Addressing the need for multi-dialectal aural input in the L2 classroom with Parlure Games (Rhonda Chung & Walcir Cardoso, Concordia University, Canada)
Rhonda Chung & Walcir Cardoso, Concordia University, Canada
Title: Addressing the need for multi-dialectal aural input in the L2 classroom with Parlure Games
Keywords: High-variable aural input; dialectal variation; L2 French; parlure games
Second language (L2) learners often struggle to understand the multiple dialectal varieties inherent in their L2 (Major et al., 2005). This is likely because the adjustments made to prosodic melodies and individual phones, which phonetically differentiate dialects of the same language group, are fine-grained in nature (Chambers & Trudghill, 2004). The best predictor of dialectal learning, in both first and second language research (Lively et al., 1994 and Baker & Smith, 2010, respectively), has been high-variability in the aural input, particularly talker variation (Clopper & Pisoni, 2004). L2 classrooms, however, tend to favour prestigious or “standard” dialects (Fox, 2002), a pedagogical practice that aurally constrains learners from understanding naturally-spoken varieties used by members of the target language (Lam & O’Brien, 2014). How can L2 listeners, therefore, be supported in processing and learning the wide dialectal differences inherently found in their target language?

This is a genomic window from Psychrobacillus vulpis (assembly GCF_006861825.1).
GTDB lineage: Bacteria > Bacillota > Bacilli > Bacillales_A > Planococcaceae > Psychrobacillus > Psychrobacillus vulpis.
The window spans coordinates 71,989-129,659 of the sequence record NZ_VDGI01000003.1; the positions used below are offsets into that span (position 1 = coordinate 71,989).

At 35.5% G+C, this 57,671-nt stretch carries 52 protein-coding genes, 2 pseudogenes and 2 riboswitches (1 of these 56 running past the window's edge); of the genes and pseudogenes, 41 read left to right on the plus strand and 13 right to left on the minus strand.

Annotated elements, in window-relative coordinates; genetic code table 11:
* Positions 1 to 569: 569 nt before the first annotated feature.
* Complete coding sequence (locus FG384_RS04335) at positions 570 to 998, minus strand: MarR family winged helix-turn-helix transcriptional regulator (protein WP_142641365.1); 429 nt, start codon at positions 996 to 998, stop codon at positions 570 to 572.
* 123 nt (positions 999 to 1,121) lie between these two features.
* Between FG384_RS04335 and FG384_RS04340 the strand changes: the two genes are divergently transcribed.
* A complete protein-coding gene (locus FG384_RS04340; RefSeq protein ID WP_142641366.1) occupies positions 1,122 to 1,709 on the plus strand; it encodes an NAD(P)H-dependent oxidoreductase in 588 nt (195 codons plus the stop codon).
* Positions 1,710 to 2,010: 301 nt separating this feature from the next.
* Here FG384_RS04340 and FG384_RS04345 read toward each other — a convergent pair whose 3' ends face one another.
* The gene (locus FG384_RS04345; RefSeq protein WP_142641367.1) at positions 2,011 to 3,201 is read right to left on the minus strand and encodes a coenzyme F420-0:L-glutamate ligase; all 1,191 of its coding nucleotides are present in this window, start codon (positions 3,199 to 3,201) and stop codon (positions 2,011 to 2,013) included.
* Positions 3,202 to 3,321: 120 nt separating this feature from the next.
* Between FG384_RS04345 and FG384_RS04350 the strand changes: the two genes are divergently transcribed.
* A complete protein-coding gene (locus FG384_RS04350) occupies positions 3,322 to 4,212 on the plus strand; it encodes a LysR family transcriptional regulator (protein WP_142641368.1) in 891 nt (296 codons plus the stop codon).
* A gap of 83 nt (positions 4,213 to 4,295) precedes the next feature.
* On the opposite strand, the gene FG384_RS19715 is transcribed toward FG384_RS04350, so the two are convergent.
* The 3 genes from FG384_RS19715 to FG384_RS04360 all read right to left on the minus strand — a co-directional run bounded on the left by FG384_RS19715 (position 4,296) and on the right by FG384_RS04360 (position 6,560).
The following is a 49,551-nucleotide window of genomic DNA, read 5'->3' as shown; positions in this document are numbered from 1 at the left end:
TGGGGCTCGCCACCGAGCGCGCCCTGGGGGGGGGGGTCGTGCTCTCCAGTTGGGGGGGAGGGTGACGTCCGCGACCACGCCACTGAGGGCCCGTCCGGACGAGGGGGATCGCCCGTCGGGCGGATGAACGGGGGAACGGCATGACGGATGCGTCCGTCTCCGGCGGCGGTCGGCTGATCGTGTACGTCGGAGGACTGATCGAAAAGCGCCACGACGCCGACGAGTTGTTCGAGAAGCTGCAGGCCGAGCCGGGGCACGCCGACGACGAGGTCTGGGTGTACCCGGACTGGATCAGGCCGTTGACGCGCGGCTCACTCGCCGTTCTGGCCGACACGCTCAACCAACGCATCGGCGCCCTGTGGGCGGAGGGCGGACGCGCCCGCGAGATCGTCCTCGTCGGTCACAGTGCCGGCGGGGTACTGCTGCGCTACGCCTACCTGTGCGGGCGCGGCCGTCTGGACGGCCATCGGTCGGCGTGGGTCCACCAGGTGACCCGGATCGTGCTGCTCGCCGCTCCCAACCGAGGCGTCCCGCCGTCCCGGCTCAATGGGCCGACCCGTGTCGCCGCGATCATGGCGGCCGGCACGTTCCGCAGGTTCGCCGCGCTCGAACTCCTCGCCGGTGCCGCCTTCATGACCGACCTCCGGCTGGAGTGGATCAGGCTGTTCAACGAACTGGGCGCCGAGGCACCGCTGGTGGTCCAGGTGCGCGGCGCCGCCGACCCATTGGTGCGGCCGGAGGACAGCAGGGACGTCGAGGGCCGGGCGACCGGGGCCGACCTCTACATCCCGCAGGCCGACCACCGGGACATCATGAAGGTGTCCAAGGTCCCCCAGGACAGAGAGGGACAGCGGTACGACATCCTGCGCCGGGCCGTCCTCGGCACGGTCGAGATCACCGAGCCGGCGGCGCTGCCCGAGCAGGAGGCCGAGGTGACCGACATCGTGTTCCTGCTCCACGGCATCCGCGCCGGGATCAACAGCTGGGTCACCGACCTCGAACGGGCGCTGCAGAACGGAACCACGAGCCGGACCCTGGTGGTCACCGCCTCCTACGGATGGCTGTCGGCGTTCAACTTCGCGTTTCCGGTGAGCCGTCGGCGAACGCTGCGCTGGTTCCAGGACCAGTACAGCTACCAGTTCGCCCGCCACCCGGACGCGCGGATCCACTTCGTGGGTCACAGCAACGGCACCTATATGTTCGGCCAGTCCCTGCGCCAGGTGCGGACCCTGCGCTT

To address this need for more variation in the L2 classroom, we developed the dialect-learning Parlure Games. Using the principles of high-variability training, which demonstrate that listening to multiple speakers of the target language leads to better L2 aural acuity (Barriuso & Hayes-Harb, 2018), Parlure Games integrates excerpts from multiple talkers of different dialectal varieties. During gameplay, learners interact with different audio-visual media to familiarize themselves with the target varieties and identify the speakers’ location. Our target population is adult L2 French learners currently living in a predominantly French-speaking urban city in Canada who have limited familiarity with the dialects selected for this study. We will discuss how this tool can be adapted to different listening activities in the L2 classroom, and report on the results of an ongoing study examining (1) French L2 teachers’ attitudes towards including dialectal input into their curriculum; and (2) the amount and type of dialectal aural input found in these classrooms.